Saving a Wetland

Saving a Wetland
FABE Capstone Project Aims to Restore Carmack Woods
The Carmack Woods capstone team (l-r) ecological engineering majors Jake Radeff, Lucas Froelich, Monica Backs and Patrick Sanders and biological engineering major Gio Papio.
“Wetlands have a tremendous importance to environmental well-being.”Patrick Sanders

By Chip Tuson

Each autumn, seniors in the Department of Food, Agricultural, and Biological Engineering (FABE) begin a year-long capstone design experience. Students form teams to address real-world problems and work with university, local and national clients and organizations. This year, 118 FABE students are working on 23 projects. In addition, 39 Agricultural Systems Management majors are working on 12 capstone projects.

One group of ecological and biological engineering students chose a project close to home: restoring the Carmack Woods, a 6.5-acre undeveloped area on the west side of the Ohio State’s Columbus campus.

“There was a point in time when the university considered developing the Carmack Woods area into a parking lot because they are losing a large parking area near medical campus,” said team member Patrick Sanders. “This was a top requested project for us because we each have a passion for the environment and preserving it for future generations.”

Carmack Woods is located on the west side of the Columbus campus.

The Carmack Woods team consists of ecological engineering majors Sanders, Monica Backs, Lucas Froelich, Jake Radeff, Patrick Sanders, and biological engineering major Gio Papio.

The site is being sponsored as a capstone project by the Friends of the Lower Olentangy Watershed (FLOW). While Ohio State no longer plans to turn the area into a parking lot, FLOW hopes to keep the area protected: a goal that the student team believes will ultimately benefit the university.

Under the University Sustainability Goals, Ohio State is planning to double the tree canopy converge on campus. By preserving Carmack Woods, the group believes it can help the university reach its sustainability goals while restoring the area to be a healthy wetland that can benefit both campus and the local community.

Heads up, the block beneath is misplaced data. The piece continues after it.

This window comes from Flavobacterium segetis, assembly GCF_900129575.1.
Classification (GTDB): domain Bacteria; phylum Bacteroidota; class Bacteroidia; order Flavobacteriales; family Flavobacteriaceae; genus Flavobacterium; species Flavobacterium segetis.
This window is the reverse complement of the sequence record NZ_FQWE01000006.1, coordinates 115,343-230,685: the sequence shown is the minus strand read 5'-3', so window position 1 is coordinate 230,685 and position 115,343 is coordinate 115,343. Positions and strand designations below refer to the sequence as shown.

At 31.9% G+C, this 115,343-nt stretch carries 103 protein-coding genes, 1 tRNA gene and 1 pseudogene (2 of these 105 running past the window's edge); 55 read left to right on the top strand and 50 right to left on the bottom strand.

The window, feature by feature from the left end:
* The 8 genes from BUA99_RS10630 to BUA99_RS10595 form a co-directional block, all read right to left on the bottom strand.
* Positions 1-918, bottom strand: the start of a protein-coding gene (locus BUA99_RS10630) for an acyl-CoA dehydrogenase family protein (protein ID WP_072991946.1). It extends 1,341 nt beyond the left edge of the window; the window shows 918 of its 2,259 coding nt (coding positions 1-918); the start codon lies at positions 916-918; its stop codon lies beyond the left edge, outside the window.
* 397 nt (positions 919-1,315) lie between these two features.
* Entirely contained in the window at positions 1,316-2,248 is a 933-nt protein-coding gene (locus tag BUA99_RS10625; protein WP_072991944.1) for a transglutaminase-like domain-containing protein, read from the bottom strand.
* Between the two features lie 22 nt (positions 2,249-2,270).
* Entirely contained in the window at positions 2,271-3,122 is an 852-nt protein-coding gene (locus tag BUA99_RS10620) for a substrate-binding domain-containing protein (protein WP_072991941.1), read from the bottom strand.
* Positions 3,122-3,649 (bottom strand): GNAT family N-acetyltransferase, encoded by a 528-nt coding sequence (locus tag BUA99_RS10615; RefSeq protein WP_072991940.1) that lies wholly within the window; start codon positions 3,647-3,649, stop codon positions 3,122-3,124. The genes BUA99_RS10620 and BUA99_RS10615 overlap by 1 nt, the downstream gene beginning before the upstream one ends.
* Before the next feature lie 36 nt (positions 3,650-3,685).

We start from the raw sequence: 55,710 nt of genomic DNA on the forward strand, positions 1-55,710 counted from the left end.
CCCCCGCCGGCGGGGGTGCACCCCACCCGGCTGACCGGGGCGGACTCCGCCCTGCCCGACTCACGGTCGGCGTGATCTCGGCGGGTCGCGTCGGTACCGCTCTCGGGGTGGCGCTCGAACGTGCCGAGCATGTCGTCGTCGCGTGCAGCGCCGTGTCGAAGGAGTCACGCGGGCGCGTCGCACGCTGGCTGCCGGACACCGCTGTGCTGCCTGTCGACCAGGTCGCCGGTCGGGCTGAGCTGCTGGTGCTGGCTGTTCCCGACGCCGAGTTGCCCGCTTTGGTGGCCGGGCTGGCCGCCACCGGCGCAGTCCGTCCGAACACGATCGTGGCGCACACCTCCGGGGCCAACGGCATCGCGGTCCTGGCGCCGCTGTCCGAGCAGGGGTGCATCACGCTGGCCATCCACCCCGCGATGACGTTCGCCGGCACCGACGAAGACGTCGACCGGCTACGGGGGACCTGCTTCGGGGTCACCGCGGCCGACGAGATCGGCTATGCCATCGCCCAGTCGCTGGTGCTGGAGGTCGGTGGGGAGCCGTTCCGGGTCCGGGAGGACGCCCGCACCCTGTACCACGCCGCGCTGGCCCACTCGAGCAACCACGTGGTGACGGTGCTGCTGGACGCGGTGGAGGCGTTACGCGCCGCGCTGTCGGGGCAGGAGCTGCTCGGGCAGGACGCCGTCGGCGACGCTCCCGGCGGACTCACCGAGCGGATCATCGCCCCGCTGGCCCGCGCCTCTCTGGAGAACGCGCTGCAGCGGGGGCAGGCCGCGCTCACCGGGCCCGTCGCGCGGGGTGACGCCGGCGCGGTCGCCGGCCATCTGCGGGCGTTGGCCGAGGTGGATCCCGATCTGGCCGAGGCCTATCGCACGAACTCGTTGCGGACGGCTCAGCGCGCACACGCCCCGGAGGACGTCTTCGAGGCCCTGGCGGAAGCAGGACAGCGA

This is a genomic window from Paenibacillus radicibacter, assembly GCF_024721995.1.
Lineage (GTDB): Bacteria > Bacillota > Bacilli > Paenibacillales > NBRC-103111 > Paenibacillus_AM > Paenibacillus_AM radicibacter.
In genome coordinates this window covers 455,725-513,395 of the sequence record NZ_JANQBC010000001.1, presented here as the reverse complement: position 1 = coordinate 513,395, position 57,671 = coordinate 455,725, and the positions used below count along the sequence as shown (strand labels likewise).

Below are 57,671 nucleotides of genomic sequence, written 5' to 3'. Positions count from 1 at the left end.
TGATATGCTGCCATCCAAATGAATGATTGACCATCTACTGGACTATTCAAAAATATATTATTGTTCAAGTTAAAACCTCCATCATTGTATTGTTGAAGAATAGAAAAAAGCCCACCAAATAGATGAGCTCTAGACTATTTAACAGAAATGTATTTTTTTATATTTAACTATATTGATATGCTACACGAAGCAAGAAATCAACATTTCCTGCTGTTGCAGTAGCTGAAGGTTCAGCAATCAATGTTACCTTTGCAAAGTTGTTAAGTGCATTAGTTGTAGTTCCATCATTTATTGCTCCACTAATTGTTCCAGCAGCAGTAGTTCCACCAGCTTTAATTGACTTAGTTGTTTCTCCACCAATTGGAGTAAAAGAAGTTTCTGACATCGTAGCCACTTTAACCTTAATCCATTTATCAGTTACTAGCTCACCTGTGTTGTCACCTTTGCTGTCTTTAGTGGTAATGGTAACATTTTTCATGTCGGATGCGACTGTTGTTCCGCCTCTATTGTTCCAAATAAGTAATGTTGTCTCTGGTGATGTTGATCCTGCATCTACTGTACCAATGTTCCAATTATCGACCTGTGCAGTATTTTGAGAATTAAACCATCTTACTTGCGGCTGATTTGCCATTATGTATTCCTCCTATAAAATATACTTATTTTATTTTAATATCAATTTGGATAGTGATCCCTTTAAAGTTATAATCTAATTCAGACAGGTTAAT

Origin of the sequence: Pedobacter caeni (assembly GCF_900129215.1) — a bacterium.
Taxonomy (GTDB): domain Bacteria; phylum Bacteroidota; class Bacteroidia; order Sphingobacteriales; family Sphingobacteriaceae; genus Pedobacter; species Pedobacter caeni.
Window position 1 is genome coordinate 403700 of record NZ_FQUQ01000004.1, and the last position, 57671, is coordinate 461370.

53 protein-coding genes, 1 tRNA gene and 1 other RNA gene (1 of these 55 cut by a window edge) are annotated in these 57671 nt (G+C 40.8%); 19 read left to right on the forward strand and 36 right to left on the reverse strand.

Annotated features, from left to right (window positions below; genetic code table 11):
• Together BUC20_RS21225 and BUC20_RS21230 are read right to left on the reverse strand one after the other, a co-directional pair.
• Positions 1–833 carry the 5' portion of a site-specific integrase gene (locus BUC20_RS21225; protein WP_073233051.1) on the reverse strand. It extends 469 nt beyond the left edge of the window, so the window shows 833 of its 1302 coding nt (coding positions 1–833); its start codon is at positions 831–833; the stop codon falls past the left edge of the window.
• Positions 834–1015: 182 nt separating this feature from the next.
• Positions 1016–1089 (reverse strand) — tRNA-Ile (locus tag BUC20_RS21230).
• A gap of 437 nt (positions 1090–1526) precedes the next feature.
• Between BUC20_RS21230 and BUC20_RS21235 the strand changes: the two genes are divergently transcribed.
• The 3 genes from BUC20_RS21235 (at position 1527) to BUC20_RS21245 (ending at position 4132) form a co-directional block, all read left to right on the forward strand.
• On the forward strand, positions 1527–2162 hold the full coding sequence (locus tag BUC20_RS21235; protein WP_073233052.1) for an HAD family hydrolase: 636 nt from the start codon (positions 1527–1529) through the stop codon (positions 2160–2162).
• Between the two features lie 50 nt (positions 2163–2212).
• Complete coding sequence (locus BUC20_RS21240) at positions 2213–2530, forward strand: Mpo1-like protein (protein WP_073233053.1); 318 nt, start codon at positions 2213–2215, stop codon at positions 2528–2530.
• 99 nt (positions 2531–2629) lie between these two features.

“Wetlands have a tremendous importance to environmental well-being. They can hold water for long amounts of time, which can heavily reduce the amount of toxins in water,” Sanders said. “Additionally, by holding storm water, wetlands slow storm water entering the sewer system, and can prevent erosion. Finally, wetlands store large amounts of carbon, preventing it from returning to the atmosphere.”

Beginning this past autumn, the group began laying the groundwork for their project, which included delineating the area as a wetland, determining the ecological value of the area, and constructing a new boardwalk through the area.

So far, the group has already been successful in delineating the area as a wetland, a major step in preserving the Carmack Woods for years to come: “Should Ohio State choose to develop Carmack Woods, it is required by law that any area delineated as a wetland would have to be ‘moved’ or re-established elsewhere for mitigation,” explained student Jake Radeff. “These constructed wetlands take a long time to become established and are not as environmentally beneficial as naturally occurring wetlands. The mitigation process is also expensive, which is another factor the university should consider.”

In order to meet their other goals, the group applied for a Coca-Cola Sustainability Grant through the Office of Student Life Energy Management & Sustainability. In January, the team learned they were awarded the grant.

“Receiving the grant from Coca-Cola shifted our focus immensely. What started as a boardwalk design project became an invasive species removal and ecosystem re-establishment endeavor,” said the team.

Previously, replacing the invasive honeysuckle plaguing the Carmack Woods with native plants would have been too expensive. But with new funding from the grant, the group can focus on improving the ecological health and biodiversity of the area by replacing honeysuckle shrubs with native trees and plants. In order to see this goal through, the team is seeking help from the local and campus communities.

Volunteer to help out the FABE team on April 7 and April 22.

“By opening up the site for students and the surrounding community, we hope to increase public interest in the area and bring awareness to the environmental importance of wetlands,” said the group. “Getting their hands dirty and helping preserve a natural area close to home will be an exciting, fulfilling and fun experience.”

The Carmack Woods capstone team will host three volunteer events to help remove invasive species and plant native plants. The first event was held on Saturday, March 24. Additional volunteer events are planned for:

  • Saturday, April 7th (honeysuckle removal as part of Ohio State’s Time for Change Week
  • Sunday, April 22nd (tree planting as part of Earth Day)

So far, the group has seen an outpouring of community support, a trend they hope continues in the near future. Help and donations have been received from external groups as FLOW, Coca-Cola, Green Columbus, MAD Scientists & Associates, LLC., Pay It Forward, Mount Leadership Society Scholars, and other student organizations on campus.

To volunteer and learn more details about the April events, visit the FLOW Facebook events page or contact Jake Radeff at